Dealing with patients' default on hospital bills
Written by Tina Samuels
How Do You Handle Patients That Don’t Pay Their Bills?
Health care providers often deal with patients that cannot pay their bills.
Sadly, this is often due to the fact that they are ill, sometimes too ill to work. When the patient cannot work, it can be hard to pay any bills, especially if they lose their health insurance.
Then there are those that just do not pay their bills because they forget or have their priorities out of order. Many people with health insurance believe their insurer will cover all costs and are surprised to learn about co-pays. Perhaps they are unable to meet their deductible or 'forget'.
The bottom line, don't let these expenses add up on your practice.
Decide what type of collection procedures your office will use. This could range from reminder letters to which collection company you will use.
Private practices can also make the decision to ask the patient to find another practice if they are chronically late on payments or if they do not make any effort to meet their responsibility.
When you have your procedures in place, advise patients before they schedule an appointment of your payment policies. If co-pays are due up front, mention this at the beginning of the scheduling conversation and at the end of the call. Have a sign posted by the front desk or reception area with your procedures outlined.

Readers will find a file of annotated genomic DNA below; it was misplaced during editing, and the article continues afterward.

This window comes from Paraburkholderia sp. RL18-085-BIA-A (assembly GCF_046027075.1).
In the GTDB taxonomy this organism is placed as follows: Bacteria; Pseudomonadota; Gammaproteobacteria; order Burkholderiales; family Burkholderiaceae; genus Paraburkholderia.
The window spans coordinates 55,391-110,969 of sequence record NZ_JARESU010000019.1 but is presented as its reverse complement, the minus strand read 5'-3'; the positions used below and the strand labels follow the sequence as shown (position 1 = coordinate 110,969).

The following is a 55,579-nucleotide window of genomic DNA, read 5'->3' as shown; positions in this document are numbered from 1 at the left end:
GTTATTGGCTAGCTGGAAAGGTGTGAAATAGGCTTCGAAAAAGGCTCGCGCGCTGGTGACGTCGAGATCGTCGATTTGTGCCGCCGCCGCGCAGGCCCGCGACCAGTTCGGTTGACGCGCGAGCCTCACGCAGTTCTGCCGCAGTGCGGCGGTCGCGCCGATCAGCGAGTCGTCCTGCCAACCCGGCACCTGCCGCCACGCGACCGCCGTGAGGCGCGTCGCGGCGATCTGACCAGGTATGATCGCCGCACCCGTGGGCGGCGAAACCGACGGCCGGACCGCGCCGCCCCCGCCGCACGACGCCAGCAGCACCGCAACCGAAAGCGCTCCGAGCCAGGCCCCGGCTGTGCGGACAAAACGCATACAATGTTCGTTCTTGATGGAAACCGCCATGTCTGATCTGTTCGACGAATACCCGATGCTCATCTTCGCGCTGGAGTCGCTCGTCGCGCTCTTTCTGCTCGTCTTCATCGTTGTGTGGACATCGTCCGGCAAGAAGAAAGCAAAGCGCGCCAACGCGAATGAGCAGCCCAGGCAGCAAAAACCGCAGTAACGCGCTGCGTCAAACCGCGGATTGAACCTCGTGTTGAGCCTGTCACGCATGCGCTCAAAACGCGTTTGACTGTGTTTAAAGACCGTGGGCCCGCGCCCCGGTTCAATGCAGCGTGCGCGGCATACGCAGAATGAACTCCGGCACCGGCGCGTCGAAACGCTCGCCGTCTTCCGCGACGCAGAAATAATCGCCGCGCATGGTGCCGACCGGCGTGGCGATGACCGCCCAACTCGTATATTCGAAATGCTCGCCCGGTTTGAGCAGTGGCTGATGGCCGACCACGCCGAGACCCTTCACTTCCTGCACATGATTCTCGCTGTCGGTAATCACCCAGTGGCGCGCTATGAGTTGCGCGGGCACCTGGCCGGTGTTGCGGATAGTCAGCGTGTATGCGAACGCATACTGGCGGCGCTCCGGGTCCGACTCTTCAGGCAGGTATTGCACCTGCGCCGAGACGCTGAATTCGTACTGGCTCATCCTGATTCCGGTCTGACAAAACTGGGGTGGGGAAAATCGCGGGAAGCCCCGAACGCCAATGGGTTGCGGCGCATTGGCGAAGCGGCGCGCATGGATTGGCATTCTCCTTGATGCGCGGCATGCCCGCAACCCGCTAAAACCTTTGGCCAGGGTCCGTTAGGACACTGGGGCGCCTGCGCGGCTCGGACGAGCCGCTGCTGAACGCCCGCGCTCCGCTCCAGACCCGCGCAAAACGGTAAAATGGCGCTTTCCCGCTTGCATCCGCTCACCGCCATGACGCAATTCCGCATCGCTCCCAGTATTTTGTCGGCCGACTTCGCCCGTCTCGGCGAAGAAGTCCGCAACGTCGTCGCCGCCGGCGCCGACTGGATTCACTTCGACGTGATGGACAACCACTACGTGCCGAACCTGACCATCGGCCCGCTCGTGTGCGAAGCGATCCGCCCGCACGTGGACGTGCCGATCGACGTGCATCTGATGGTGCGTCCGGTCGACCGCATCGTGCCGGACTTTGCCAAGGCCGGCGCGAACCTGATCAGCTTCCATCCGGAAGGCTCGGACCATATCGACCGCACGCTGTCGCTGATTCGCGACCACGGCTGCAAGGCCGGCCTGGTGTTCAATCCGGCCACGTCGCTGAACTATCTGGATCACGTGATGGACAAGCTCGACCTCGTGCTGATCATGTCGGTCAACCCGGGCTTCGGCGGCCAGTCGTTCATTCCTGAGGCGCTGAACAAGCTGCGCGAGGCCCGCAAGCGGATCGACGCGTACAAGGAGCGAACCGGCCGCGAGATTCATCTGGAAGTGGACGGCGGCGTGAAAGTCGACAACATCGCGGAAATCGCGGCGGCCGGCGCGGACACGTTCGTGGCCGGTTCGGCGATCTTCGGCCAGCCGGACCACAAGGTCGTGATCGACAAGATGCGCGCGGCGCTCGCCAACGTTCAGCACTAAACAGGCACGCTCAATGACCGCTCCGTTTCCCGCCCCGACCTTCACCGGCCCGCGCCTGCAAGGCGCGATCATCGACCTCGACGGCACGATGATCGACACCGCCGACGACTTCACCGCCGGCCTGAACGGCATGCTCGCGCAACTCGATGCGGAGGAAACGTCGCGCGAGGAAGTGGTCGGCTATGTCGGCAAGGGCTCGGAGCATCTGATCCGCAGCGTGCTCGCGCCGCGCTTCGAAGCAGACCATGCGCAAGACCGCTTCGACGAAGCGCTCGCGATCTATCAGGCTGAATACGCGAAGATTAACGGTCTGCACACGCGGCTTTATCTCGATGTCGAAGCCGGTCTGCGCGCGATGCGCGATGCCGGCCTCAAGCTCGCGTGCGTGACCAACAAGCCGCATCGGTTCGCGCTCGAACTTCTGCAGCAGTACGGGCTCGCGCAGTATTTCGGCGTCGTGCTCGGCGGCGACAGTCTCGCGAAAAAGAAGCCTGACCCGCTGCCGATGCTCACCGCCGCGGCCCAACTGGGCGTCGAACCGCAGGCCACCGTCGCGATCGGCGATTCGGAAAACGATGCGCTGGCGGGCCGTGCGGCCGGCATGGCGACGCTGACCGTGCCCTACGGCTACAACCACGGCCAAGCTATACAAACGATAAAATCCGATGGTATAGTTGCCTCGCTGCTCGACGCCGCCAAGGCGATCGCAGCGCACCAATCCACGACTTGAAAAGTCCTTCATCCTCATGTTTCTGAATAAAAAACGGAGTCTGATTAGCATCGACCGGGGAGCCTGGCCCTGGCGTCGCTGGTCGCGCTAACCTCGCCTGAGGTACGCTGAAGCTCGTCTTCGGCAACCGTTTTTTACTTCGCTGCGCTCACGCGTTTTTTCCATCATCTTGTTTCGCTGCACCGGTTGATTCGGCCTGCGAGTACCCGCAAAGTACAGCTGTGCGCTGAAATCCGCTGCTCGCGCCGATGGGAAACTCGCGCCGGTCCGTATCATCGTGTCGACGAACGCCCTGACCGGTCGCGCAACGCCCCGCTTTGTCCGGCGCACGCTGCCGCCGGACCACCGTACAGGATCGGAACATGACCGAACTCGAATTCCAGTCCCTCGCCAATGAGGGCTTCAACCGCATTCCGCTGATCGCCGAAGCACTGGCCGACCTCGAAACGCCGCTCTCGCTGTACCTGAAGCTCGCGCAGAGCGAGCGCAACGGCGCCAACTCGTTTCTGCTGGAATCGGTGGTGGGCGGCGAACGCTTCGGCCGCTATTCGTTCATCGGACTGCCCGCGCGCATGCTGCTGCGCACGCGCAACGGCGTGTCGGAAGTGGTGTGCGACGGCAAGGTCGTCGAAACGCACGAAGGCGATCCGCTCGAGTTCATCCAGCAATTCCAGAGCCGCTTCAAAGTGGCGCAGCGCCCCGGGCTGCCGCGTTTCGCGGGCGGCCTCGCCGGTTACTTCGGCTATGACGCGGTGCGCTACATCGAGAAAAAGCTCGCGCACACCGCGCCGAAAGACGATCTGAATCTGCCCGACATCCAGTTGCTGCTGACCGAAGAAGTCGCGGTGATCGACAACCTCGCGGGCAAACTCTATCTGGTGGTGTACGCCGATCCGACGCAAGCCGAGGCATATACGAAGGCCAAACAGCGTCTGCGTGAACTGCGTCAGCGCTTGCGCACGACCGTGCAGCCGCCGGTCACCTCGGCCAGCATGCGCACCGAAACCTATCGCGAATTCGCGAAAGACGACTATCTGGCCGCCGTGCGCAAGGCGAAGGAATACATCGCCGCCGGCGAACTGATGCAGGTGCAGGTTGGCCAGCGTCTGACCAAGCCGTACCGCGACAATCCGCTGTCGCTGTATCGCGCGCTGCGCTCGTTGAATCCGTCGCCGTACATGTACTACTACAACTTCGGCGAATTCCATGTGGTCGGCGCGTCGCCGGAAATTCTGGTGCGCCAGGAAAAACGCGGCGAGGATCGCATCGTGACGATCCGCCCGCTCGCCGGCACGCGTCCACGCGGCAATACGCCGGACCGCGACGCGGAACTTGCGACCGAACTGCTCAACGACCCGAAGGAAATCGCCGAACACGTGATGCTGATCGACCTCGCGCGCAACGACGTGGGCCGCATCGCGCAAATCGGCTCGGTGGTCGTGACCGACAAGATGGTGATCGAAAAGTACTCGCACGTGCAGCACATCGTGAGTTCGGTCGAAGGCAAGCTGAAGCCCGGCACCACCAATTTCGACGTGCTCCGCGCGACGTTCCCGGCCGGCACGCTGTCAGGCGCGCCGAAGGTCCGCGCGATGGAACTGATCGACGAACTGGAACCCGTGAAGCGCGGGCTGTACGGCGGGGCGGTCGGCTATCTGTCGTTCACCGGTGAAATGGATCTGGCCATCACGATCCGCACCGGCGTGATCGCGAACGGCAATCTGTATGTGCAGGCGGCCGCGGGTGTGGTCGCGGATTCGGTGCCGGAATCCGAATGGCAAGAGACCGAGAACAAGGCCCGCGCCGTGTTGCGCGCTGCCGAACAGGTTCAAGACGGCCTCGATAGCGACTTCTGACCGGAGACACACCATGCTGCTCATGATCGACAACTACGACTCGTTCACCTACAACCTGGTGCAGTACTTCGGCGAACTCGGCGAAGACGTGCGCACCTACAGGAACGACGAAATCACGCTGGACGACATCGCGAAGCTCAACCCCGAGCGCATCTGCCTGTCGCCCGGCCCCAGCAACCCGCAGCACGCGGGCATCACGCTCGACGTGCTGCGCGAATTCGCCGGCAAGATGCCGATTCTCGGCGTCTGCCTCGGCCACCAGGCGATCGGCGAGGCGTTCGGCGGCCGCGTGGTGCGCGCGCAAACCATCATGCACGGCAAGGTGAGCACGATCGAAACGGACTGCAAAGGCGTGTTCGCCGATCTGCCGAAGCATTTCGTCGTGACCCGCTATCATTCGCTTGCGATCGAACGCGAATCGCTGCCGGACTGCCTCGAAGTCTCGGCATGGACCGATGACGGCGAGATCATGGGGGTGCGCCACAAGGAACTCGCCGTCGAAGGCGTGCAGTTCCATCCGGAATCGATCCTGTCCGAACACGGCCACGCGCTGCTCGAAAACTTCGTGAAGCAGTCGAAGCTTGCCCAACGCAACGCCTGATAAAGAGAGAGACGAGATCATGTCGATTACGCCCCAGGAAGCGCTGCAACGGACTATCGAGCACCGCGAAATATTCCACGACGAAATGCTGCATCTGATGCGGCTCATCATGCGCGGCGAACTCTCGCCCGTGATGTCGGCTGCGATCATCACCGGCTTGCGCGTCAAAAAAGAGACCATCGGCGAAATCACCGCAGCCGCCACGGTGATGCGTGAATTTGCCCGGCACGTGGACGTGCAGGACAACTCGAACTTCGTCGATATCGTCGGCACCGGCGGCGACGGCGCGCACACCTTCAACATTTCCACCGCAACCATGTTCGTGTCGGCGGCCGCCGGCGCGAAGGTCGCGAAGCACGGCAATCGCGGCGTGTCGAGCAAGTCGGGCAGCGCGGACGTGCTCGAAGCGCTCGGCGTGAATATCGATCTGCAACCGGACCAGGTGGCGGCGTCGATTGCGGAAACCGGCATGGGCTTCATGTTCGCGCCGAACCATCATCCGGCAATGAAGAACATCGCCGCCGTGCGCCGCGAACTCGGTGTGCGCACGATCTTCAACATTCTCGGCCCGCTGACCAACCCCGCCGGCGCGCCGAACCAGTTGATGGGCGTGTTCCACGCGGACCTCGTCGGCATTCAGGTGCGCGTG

All patients have preferred methods of payment.
Set up plans for those that have high costs out of pocket. Payment plans help all patients stay current with their bills. It is preferable to receive portions of payments than to have unpaid invoices.
Credit cards, bank cards, and check can be used by most patients.
Cash is an option for others. Many people use online payment systems such as PayPal. It may be in your best interest to set up a PayPal account for your practice and allow patients to pay using this service before a visit or at the front desk.
When Invoices Are Due
Those patients that are unable to pay or have not made an effort should be contacted. A phone call from your billing office may be the best option.
Your collection representatives should make every effort to help the patient pay their bill. Offering a discount on high bills may help. As noted above, some people are unable to work due to illness. For these patients, you may need to give them more time to pay than other patients.
Ill patients out of work may be waiting for state insurance or for a disability claim to come through.
In these cases you may be able to collect payment from the state or by giving the patient time to receive their disability payments. Offer payment plans tailored to their new budget which is likely to be small.
Patients that are forgetful may benefit from auto-billing. Talk to them about a payment plan that can auto-bill their bank account or credit card. This will help them meet payment deadlines and avoid loss for your practice.
Other patients that just chronically avoid paying bills may need to be asked to find another practice and you can hire a collection agency to buy out the bill.
About the Author
Tina Samuels writes on small business, marketing, social media, home improvements, and budget help.